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86 and 13. So much life lived and so much to live.

A few years ago (2006 to be exact) we were all able to go back to Atlanta for Christmas. Even Morgan was able to come down from DC. What a blessing that was!

One of my family’s traditions is for the extended family on my Mom’s side to gather for the holidays – and when I was growing up it was ALL the holidays! I must admit, I do miss that deep sense of my roots and the connectedness that existed from all our infamous gatherings.

While not everyone was able to make it to my Mom’s for the celebration that Christmas, there was a good turnout. Not only did we celebrate Christmas, we also celebrated two birthdays – my Uncle Britt (my Mom’s brother) and my son, JonMarc (my next to the youngest). 86 and 13. There was a lot of history in between those years, and a lot of change. The life experience of my son will be nothing like that of my uncle.

If I have any regrets for my years in Lynden, it is that my kids were not able to really get to know their extended family. Pranks and practical jokes abounded in my family. My uncles were notorious for their shenanigans. And the cousins weren’t far behind. Get-togethers were the highlights of my childhood memories.

My Granny was engaged when she met my Granddad. I don’t think breaking engagements and marrying someone else was particularly common in the early 1900’s. But she said she knew it was she had to do as soon as she met my Granddad. She was widowed shortly after her youngest grandchild (my “little” brother) was born, and never remarried, even though she lived to be 98.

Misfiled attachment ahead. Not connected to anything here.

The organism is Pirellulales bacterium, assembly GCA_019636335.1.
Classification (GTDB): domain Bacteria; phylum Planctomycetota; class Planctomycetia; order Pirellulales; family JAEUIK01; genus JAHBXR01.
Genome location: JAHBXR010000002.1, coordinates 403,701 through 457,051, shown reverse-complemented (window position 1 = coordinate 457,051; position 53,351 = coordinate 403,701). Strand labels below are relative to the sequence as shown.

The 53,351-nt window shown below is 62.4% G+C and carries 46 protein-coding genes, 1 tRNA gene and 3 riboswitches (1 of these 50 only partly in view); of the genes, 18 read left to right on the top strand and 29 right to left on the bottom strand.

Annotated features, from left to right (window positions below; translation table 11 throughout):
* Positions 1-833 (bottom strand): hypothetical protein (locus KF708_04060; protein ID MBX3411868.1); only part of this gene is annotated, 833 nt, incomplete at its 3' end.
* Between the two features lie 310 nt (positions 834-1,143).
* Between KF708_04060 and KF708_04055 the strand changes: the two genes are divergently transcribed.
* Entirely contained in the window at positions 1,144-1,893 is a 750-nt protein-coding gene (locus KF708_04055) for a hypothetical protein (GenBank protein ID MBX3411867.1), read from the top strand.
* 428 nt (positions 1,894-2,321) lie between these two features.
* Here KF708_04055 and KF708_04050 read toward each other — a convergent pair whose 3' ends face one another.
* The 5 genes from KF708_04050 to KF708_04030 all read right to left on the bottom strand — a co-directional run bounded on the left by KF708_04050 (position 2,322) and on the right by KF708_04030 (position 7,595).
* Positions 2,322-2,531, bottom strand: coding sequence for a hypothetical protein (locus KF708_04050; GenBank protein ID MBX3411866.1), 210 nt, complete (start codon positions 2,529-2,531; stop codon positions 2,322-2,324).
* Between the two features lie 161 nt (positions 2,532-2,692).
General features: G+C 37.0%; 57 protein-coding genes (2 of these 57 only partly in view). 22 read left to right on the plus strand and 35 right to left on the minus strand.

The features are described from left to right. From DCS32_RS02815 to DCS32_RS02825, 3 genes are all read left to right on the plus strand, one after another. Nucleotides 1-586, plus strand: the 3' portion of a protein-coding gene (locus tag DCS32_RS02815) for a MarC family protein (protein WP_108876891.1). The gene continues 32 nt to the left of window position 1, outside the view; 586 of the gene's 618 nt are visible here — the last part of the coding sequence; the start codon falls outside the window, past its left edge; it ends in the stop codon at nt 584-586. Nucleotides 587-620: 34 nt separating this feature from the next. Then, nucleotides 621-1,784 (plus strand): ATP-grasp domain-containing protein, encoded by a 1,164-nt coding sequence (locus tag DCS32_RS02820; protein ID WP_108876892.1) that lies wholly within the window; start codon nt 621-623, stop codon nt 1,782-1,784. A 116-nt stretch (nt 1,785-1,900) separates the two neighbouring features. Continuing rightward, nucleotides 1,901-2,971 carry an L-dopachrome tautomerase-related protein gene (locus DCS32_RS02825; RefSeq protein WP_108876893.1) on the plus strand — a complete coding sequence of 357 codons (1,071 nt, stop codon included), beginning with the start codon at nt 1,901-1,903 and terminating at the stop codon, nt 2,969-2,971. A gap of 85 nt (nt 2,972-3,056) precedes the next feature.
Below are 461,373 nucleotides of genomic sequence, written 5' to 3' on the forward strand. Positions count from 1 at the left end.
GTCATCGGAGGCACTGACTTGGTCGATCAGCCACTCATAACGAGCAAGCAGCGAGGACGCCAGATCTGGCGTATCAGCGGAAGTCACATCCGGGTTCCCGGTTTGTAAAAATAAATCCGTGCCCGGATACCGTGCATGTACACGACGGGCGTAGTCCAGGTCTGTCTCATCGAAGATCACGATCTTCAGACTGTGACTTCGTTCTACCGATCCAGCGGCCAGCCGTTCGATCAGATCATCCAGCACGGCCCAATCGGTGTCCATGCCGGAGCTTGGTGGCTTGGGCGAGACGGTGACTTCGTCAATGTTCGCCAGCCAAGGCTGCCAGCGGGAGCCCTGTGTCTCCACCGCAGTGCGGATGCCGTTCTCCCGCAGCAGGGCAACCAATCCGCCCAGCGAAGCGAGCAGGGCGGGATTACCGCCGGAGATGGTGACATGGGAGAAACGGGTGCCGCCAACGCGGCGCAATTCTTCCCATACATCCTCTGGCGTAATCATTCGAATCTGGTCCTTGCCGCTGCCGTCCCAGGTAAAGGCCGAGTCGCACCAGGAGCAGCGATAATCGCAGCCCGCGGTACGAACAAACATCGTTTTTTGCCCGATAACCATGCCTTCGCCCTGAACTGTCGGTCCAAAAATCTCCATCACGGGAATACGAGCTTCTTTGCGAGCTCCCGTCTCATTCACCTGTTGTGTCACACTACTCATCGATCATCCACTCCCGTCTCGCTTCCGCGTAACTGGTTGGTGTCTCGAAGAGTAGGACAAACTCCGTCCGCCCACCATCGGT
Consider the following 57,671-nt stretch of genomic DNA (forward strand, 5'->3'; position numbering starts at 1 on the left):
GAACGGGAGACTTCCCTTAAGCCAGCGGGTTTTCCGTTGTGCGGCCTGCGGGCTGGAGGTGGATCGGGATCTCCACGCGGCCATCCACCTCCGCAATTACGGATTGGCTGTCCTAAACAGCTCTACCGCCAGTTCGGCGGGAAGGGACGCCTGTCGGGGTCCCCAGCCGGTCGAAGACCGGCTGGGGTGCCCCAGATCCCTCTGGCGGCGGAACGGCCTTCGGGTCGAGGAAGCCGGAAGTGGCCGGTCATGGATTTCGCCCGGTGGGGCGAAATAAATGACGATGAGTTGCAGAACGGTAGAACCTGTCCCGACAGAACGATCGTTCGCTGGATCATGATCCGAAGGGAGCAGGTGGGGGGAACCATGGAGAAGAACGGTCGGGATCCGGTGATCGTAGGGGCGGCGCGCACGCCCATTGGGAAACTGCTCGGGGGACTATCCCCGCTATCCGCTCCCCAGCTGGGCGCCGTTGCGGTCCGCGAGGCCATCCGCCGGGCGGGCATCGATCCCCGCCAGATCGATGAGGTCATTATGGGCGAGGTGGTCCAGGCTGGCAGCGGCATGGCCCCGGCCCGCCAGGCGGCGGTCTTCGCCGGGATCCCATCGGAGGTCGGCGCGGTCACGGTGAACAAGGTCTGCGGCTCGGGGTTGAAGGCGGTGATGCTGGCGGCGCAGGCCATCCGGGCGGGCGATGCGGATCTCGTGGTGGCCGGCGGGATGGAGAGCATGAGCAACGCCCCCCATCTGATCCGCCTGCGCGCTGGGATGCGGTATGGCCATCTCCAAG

During World War II, my Uncle Britt was shot down over Germany and was imprisoned in Stalag 13 – of Hogan’s Heroes fame. Only he assured us that it was certainly not the fun and frolic as depicted on the TV show. When he returned home, he went right to work for Ford, and retired from there many decades later.

While I have many wonderful memories and stories about growing up in my family, I wish I had more. I wish I had more of their stories. I wish that I had been one to sit and ask them about their lives and their memories, and to be able to remember the details. I wish I had more to pass down to my kids and eventually to my grandkids.

But I am grateful for one source of stories that have changed the destiny of mankind – and that is my Bible. We are currently studying the book of Ruth in my Ladies Bible Study at church. How grateful I am for the stories that tell of God’s pursuit of all people. That even though the children of Israel are His chosen people, their being chosen was certainly not exclusive. And God was not just interested in the men in the line of His beloved Son, Jesus. He was very interested in the women and recorded the stories of the women who were grafted in to that line.

In God’s eyes, being a woman was never less than being a man. We are equal in His sight – equally loved and equally honored. Co-heirs with Christ.

Family memories. Family stories. Family inheritance. Do you know yours – both earthly and heavenly? Stories have the power to  change lives. Oh, how I want to become a better story collector!